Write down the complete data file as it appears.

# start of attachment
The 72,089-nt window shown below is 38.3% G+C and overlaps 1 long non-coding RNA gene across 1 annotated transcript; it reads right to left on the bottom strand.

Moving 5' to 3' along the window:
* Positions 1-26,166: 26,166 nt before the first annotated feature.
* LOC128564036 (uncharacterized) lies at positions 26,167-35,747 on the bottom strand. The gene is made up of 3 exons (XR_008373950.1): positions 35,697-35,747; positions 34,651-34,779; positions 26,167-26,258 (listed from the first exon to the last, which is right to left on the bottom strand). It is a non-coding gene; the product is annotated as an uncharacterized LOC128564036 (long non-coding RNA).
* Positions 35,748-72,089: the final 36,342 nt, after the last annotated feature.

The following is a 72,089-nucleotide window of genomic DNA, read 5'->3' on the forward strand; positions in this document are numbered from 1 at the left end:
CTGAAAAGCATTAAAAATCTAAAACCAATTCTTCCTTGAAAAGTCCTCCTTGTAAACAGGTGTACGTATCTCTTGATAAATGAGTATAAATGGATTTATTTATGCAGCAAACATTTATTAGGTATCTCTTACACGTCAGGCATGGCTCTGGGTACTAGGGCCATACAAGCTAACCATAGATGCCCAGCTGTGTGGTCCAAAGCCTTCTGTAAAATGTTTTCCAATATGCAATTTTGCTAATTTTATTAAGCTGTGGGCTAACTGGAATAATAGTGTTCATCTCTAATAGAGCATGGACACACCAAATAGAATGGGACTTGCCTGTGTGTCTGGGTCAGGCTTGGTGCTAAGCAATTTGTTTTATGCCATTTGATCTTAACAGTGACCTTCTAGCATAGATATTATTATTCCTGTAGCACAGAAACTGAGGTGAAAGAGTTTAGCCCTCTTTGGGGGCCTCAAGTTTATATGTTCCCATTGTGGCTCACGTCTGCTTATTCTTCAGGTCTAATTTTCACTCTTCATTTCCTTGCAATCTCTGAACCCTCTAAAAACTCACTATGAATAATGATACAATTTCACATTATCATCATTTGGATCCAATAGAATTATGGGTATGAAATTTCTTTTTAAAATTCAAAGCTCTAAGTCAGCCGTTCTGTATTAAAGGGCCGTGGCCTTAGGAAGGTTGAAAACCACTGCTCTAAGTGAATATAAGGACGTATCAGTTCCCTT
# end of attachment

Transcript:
The 72,089-nt window shown below is 38.3% G+C and overlaps 1 long non-coding RNA gene across 1 annotated transcript; it reads right to left on the bottom strand.

Moving 5' to 3' along the window:
* Positions 1-26,166: 26,166 nt before the first annotated feature.
* LOC128564036 (uncharacterized) lies at positions 26,167-35,747 on the bottom strand. The gene is made up of 3 exons (XR_008373950.1): positions 35,697-35,747; positions 34,651-34,779; positions 26,167-26,258 (listed from the first exon to the last, which is right to left on the bottom strand). It is a non-coding gene; the product is annotated as an uncharacterized LOC128564036 (long non-coding RNA).
* Positions 35,748-72,089: the final 36,342 nt, after the last annotated feature.

The following is a 72,089-nucleotide window of genomic DNA, read 5'->3' on the forward strand; positions in this document are numbered from 1 at the left end:
CTGAAAAGCATTAAAAATCTAAAACCAATTCTTCCTTGAAAAGTCCTCCTTGTAAACAGGTGTACGTATCTCTTGATAAATGAGTATAAATGGATTTATTTATGCAGCAAACATTTATTAGGTATCTCTTACACGTCAGGCATGGCTCTGGGTACTAGGGCCATACAAGCTAACCATAGATGCCCAGCTGTGTGGTCCAAAGCCTTCTGTAAAATGTTTTCCAATATGCAATTTTGCTAATTTTATTAAGCTGTGGGCTAACTGGAATAATAGTGTTCATCTCTAATAGAGCATGGACACACCAAATAGAATGGGACTTGCCTGTGTGTCTGGGTCAGGCTTGGTGCTAAGCAATTTGTTTTATGCCATTTGATCTTAACAGTGACCTTCTAGCATAGATATTATTATTCCTGTAGCACAGAAACTGAGGTGAAAGAGTTTAGCCCTCTTTGGGGGCCTCAAGTTTATATGTTCCCATTGTGGCTCACGTCTGCTTATTCTTCAGGTCTAATTTTCACTCTTCATTTCCTTGCAATCTCTGAACCCTCTAAAAACTCACTATGAATAATGATACAATTTCACATTATCATCATTTGGATCCAATAGAATTATGGGTATGAAATTTCTTTTTAAAATTCAAAGCTCTAAGTCAGCCGTTCTGTATTAAAGGGCCGTGGCCTTAGGAAGGTTGAAAACCACTGCTCTAAGTGAATATAAGGACGTATCAGTTCCCTT